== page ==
2015 Amy Hiramoto

Community Volunteer Awards
2015 Honoree
Amy Hiramoto
Amy Hiramoto

2015 Rancho Cordovan of the Year

Amy Hiramoto

But you... you are YOU! And now isn't that pleasant! We are talking, of course, about the Rancho Cordovan of the Year, the wonderful Amy Hiramoto.
Here is something to ponder:

If we didn't have birthdays, you wouldn't be you
If you'd never been born, well then what would you do?
If you'd never been born, well then what would you be?

You might be a fish, or a toad in a tree!
You might be a doorknob! Or three baked potatoes!
You might be bag full of hard green tomatoes.
Or worse than all that... Why, you might be a wasn't

A wasn't has no fun at all. No he doesn't
A wasn't just isn't. He just isn't present.
But you... you are YOU! And now isn't that pleasant!

We are talking, of course, about the Rancho Cordovan of the Year, the wonderful Amy Hiramoto.

Amy was born in the tiny town of Orosi, the youngest daughter of Japanese American farmers. She spent her earliest days living in a Japanese internment camp which is why there are no baby pictures of Amy. She was the ripe old age of three when her first photo was snapped as her family returned to their farm.

It feels like there was never a time when Amy Hiramoto was not here in Rancho Cordova. But when husband Ed was offered a job by General Motors in 1971, the family moved to Cordova Meadows, and there they stayed. How fortunate for us.

Like other great parents, they were active in the education of their children nurturing three accomplished daughters through school including busy years at Cordova High. Like a lot of mothers, Amy began her community service supporting her children's schools. All three went on to college and careers, which for some would be accomplishment enough, but not Amy.

Amy spent a long career of her own, working for the Family Support Services division of the Folsom Cordova Unified School District, where the mission is closing the gaps that stand between families and educational success for children. 

In that role, Amy came into contact with countless families whose needs are sometimes overwhelming. She became famous for a depth of knowledge of the challenges faced by those often forgotten in the community, and worked diligently and creatively to find ways to meet them. 

She served on teams and committees working to resolve unmet health needs, bridge cultural and language divides and more. She turned heads as the volunteer recruiter and manager of a volunteer effort which built a playground at Cordova Meadows School in a single day. 

When at long last it was time for Amy to retire, her remarkable career was celebrated by the entire community, who turned out in large numbers wearing buttons that said simply "Ask Amy" -- testament to the broad network of needs and resources she developed during her years at the school district.

For some, retirement is a winding down of activity. But not Amy.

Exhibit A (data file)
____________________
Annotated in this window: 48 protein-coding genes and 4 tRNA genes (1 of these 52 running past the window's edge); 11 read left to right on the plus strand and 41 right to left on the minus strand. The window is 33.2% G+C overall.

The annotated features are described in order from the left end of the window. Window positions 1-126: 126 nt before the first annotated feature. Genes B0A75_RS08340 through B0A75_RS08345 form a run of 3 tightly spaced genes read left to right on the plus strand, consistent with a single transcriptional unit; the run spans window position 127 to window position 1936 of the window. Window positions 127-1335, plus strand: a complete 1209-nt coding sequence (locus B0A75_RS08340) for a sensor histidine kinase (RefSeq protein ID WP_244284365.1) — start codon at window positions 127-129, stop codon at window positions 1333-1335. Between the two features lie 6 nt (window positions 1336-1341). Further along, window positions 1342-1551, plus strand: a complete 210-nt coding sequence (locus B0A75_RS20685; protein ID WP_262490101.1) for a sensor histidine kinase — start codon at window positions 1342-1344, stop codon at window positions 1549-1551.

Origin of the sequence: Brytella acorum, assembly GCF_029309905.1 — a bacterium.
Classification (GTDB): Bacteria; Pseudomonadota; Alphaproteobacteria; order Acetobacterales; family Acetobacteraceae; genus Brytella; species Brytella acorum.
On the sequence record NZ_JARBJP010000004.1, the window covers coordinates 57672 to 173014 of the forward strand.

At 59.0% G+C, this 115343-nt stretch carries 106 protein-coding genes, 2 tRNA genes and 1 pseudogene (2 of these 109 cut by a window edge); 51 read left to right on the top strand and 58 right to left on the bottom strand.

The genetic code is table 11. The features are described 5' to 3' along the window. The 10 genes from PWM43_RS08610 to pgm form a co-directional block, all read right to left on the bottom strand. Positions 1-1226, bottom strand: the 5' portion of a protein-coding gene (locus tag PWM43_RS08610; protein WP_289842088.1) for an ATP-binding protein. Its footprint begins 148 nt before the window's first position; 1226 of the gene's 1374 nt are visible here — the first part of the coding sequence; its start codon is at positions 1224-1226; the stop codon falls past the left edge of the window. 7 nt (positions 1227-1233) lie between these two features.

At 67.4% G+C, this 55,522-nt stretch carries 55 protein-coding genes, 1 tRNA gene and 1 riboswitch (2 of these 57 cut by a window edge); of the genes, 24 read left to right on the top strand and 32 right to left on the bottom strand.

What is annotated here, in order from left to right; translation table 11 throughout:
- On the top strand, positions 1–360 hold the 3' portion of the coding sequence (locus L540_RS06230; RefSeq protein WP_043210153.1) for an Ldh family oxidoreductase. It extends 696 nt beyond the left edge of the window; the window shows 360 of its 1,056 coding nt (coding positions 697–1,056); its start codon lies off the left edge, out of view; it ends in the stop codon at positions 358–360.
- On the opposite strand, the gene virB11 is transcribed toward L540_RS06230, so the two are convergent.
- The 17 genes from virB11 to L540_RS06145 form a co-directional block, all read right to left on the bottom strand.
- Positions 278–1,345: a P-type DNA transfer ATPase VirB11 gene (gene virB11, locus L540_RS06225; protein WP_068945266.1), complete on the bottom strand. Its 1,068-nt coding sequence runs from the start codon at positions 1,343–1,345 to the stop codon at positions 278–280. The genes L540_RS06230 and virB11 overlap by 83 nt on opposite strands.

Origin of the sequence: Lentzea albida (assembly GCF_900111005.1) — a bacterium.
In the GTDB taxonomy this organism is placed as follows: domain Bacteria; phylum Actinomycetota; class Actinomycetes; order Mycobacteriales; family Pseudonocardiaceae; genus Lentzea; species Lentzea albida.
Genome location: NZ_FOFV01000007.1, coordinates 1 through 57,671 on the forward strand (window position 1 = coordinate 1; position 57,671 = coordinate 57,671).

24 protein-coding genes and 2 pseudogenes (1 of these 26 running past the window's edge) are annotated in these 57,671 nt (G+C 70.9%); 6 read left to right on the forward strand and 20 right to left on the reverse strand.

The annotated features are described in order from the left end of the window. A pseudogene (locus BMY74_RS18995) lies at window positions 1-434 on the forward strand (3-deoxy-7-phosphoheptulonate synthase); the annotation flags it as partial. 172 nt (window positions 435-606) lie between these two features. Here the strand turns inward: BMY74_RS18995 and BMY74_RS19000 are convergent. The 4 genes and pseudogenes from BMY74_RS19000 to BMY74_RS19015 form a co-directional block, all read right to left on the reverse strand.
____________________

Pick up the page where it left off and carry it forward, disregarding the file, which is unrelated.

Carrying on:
As retirement allowed for more free hours, Amy quickly filled them with energetic volunteer activity.  
  • She joined the Cordova Community Council Board of Directors and serves on the Finance Committee, putting her many years of school district accounting chores to good use.  
  • She is a voice for the sometimes forgotten populations in the community.
  • She was appointed by the school board to the school district oversight committees for Measure M, N and P. 
  • She was selected to be a part of the All America City teams in 2009 and 2010, helping bring home to Rancho Cordova that prestigious award.  
  • She is the smiling face at the door of the Rancho Cordova Luncheon, behind the bar at Artist Receptions, and can be found at the information booth at community events ranging from iFest and the Fourth of July to the Christmas Tree Lighting. 
  • For fun, she heads for the mountains each year to volunteer for the Lake Tahoe Marathon.
  • But if there is one thing for which Amy will be most remembered it will be Kids Day in the Park.
Amy's tireless dedication to families in the community is best demonstrated by her unbroken dedication to this wonderful community event, where children come to have fun and parents come to get resources.  

Begun a quarter century ago in White Rock Park to help residents there "take back their park," Amy has been there every step of the way since, helping it grow and evolve into the exceptional event it is today.  

She saw it through the early years at White Rock, stuck with it during lean years, helped it make the move to Hagan Park and today remains at the helm as chairwoman, 26 amazing years later, never losing sight of the original goal: to have a great, free day for young families where they can play, laugh and learn together.

Amy remains a force of nature in Rancho Cordova, busy with her family, which has grown to include a new generation of grandchildren. She remains involved in her Cordova Meadows neighborhood, which is working hard to support their neighborhood school, address difficult crime issues and more.  

Her vision stretches across the entire community of Rancho Cordova, in her unselfish dedication to the Cordova Community Council, Kids Day families and so much more. She has traveled widely and is an outstanding example of a "citizen of the world" who certainly qualifies as "Rancho Cordovan of the Year."

There is only one Amy Hiramoto. She gives of herself freely to her community in countless ways, treats one and all with kindness and respect, and receives the same in return as a result. She was nominated by many in the community who believed this recognition as a local treasure is long past due.  

We agree.

In other words,
Today you are you,
That is truer than true
There is no one alive
That is youer than you

How lucky for us.

Congratulations Amy Hiramoto, Rancho Cordovan of the Year.
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